CHICAGO -- Derek Holland sounded like a longtime White Sox sales representative while making calls to season-ticket holders during a traditional pre-SoxFest event Thursday afternoon at Guaranteed Rate Field.In reality, Holland's enthusiasm comes from a mere one month with the organization after agreeing on a one-year, $6 million deal on
CHICAGO -- Derek Holland sounded like a longtime White Sox sales representative while making calls to season-ticket holders during a traditional pre-SoxFest event Thursday afternoon at Guaranteed Rate Field.
In reality, Holland's enthusiasm comes from a mere one month with the organization after agreeing on a one-year, $6 million deal on Dec. 14.
"To be honest, I've never done this before," Holland said. "Coming from Texas, we never called any of the fans. It's cool, it's something all organizations should do.
"These are the people who make you what you are. It's not taking too much time to sit and say thank you and to interact with these fans. That's what it's all about. I'm lucky to be in this situation."
Holland was joined by veteran reliever Dan Jennings, newcomers Zack Burdi and Michael Kopech, and broadcasters Jason Benetti and Ed Farmer in dialing up valuable White Sox supporters. This event happened hours after manager Rick Renteria, Yoan Moncada, Tim Anderson and Lucas Giolito visited with young patients at the Ann and Robert H. Lurie Children's Hospital of Chicago.
The tone of the morning event didn't feature quite the goofiness attached to the sales calls. But it was important for the White Sox group to produce as many kids smiles as possible, as Giolito worked on a puzzle with one patient and Anderson sat with another talking for close to 10 minutes. Autographs were plentiful, and White Sox baby blankets were handed out.
"It's awesome. Any chance to be able to spend time with kids, and I feel like it's a successful day," Giolito said. "I want to put a smile on kids' faces and make them feel happy. I just care about the community and making sure I can help people in any way I can."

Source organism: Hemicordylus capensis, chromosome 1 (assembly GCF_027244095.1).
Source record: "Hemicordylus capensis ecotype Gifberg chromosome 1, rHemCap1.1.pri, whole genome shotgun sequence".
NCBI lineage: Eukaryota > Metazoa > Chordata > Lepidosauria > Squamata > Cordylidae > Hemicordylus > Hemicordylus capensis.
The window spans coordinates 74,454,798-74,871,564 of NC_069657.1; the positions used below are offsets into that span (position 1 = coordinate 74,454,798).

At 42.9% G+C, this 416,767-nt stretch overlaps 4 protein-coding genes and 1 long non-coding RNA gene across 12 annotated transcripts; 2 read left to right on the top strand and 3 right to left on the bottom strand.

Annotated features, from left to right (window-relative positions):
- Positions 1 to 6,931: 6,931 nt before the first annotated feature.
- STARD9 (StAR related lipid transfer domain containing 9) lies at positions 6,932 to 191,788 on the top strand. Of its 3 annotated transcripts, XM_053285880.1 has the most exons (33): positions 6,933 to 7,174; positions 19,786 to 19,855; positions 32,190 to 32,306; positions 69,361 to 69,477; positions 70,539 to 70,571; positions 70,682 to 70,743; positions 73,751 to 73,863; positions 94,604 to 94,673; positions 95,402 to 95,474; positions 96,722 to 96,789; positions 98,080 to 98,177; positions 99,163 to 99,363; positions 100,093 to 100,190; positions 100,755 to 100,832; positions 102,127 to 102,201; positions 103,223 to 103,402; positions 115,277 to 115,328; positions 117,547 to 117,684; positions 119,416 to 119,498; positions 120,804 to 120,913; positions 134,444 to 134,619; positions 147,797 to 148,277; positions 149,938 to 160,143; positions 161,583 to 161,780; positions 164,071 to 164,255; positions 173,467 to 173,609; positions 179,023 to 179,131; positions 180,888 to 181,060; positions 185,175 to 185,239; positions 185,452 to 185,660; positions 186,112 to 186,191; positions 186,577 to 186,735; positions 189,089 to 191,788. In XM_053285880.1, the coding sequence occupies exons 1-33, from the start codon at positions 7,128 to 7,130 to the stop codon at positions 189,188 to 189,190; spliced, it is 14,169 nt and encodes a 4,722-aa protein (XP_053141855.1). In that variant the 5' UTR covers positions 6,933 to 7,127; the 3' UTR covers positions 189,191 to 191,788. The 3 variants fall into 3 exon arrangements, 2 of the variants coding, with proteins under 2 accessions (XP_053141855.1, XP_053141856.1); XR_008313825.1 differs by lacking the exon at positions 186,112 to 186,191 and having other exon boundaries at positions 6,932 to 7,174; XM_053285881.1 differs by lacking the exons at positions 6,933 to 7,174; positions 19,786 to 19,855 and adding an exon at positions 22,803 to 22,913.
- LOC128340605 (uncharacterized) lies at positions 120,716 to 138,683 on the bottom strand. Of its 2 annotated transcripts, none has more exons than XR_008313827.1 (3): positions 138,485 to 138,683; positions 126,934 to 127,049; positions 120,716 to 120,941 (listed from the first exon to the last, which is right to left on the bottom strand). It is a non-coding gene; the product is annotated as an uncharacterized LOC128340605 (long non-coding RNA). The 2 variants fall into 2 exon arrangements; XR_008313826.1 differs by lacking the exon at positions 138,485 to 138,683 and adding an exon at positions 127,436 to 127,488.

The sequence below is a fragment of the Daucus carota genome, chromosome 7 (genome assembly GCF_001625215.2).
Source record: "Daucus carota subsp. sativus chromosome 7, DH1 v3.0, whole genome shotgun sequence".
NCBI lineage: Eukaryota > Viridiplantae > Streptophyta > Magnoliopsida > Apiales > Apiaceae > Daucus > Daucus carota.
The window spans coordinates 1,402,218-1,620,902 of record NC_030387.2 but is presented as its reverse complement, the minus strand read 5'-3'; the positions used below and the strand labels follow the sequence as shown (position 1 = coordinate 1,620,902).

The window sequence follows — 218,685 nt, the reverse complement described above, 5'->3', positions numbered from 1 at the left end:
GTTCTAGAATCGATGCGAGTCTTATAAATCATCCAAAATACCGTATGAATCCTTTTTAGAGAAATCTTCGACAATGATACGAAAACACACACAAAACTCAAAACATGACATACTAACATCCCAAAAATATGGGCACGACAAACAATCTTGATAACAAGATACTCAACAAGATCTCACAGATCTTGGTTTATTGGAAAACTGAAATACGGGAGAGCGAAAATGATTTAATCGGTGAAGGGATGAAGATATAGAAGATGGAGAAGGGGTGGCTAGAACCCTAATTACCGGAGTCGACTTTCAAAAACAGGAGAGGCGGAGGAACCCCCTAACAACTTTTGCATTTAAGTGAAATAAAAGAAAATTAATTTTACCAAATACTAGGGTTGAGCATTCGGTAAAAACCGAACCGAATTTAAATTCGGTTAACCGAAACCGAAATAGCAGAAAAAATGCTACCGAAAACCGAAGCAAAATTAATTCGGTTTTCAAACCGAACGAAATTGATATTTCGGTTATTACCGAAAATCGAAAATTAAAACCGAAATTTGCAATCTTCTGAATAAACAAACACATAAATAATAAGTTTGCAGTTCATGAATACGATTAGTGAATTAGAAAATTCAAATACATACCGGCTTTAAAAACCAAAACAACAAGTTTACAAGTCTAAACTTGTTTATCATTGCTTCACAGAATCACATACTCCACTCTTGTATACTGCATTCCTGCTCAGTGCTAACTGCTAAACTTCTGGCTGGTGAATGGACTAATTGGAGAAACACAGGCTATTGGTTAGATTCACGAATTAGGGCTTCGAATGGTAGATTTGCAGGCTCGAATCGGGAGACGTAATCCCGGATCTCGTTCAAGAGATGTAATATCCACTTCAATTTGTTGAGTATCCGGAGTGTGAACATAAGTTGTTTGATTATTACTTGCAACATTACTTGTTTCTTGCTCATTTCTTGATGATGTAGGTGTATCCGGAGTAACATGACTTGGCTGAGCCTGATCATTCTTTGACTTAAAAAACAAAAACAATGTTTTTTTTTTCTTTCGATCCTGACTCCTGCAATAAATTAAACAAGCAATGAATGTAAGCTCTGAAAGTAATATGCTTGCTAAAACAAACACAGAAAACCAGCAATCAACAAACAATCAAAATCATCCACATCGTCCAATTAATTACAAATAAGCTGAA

"I cherish moments like that just from me having a daughter and seeing the kids like this," Anderson said. "It's just a blessing to be here."
Making those calls to season-ticket holders served as a point of pride for Burdi, the 26th overall pick in the 2016 MLB Draft who grew up in west suburban Downers Grove, Ill., as a White Sox fan. It was a bit of a learning experience for Kopech, with a few fans informing him they intend to continue to call the ballpark "The Cell" despite the naming rights change.
"Fans have been very excited, but I've been pretty excited myself," said Kopech, who is participating in his first official White Sox event since bringing his 100-mph fastball from Boston as part of the Chris Sale trade. "I just learned more from them than they probably will from me. It's pretty cool we get to interact with them and see how devoted these fans actually are."
Holland stood as the star of the ticket calls, breaking into a Harry Caray impersonation a couple of times.
"That's just me. It's my personality. Live in the moment and have fun with it because once it's gone, it's gone," Holland said. "I want to be who I am, not be somebody I'm not.
"Just because I have a personality I shouldn't be anything different from what I am on the field. I work hard, I play hard, but at the end of the day, I'm going to have a personality, too."
Scott Merkin has covered the White Sox for MLB.com since 2003. Read his blog, Merk's Works, follow him on Twitter @scottmerkin, on Facebook and listen to his podcast.